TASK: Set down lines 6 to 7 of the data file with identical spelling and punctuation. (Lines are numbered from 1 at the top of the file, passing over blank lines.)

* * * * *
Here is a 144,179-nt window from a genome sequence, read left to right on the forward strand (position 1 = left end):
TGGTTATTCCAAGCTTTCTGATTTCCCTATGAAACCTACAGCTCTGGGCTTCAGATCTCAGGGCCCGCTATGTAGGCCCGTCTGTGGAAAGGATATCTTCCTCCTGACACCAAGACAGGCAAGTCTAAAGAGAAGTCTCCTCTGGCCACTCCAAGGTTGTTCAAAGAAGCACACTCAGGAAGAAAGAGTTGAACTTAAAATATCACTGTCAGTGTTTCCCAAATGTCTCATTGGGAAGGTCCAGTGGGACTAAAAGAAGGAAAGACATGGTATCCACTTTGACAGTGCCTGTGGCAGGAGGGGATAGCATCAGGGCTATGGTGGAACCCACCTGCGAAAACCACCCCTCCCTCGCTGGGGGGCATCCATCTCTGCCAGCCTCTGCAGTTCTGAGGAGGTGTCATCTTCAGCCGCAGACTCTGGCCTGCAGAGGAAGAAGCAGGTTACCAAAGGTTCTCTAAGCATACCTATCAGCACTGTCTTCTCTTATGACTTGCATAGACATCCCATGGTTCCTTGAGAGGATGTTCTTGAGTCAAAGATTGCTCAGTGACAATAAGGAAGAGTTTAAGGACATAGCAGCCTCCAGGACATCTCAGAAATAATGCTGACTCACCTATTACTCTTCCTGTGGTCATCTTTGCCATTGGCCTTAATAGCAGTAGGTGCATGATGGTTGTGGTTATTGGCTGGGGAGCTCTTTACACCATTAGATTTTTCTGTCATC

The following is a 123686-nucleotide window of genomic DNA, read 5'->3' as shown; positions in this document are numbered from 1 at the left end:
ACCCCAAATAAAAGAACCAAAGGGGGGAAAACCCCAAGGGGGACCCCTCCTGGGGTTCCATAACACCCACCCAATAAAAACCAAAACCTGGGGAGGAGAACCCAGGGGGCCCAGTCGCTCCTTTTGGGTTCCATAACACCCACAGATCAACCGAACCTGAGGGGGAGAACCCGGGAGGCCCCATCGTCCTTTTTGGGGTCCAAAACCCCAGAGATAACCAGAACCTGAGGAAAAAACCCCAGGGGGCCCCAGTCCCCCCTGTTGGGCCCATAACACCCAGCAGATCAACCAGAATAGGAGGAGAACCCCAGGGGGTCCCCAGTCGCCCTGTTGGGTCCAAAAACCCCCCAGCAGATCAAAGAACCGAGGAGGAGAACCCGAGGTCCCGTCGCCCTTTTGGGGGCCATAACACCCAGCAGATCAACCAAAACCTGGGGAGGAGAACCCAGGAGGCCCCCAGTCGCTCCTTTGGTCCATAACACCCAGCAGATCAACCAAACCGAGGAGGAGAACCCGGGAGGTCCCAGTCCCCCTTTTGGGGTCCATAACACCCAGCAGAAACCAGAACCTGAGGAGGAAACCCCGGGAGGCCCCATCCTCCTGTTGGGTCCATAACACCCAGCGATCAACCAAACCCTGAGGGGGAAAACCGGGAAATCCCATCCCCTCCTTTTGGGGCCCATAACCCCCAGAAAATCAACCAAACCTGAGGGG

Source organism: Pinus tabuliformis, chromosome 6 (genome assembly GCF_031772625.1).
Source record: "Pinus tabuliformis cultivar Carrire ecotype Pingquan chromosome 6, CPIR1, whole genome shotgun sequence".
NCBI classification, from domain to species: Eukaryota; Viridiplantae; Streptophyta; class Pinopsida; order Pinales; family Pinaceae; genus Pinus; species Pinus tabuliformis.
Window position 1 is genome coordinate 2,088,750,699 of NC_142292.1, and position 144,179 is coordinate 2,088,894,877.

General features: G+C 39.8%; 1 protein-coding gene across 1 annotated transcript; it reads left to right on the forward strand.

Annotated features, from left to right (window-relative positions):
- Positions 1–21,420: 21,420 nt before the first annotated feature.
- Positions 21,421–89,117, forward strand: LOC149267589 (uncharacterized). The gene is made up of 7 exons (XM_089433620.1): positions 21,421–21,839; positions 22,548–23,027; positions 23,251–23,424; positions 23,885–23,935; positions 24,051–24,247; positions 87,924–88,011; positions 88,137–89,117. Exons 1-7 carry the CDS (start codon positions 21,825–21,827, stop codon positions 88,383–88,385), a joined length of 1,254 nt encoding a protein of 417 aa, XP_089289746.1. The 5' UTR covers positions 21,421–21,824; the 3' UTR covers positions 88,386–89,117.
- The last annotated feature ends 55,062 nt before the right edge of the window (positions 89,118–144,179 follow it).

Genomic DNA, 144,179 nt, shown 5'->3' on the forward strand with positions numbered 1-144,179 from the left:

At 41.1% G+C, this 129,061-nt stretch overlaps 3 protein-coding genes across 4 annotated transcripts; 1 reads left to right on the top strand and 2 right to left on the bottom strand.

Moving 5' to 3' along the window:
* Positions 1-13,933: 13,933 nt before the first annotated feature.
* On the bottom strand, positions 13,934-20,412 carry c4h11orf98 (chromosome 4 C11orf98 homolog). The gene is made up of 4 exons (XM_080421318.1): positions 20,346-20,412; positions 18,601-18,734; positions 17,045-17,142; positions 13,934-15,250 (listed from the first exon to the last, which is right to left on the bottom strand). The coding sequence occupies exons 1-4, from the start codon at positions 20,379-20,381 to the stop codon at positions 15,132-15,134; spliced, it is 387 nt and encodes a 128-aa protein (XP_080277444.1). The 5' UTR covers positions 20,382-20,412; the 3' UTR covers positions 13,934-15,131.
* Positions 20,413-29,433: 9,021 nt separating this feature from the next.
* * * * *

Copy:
Source record: "Pinus tabuliformis cultivar Carrire ecotype Pingquan chromosome 6, CPIR1, whole genome shotgun sequence".
NCBI classification, from domain to species: Eukaryota; Viridiplantae; Streptophyta; class Pinopsida; order Pinales; family Pinaceae; genus Pinus; species Pinus tabuliformis.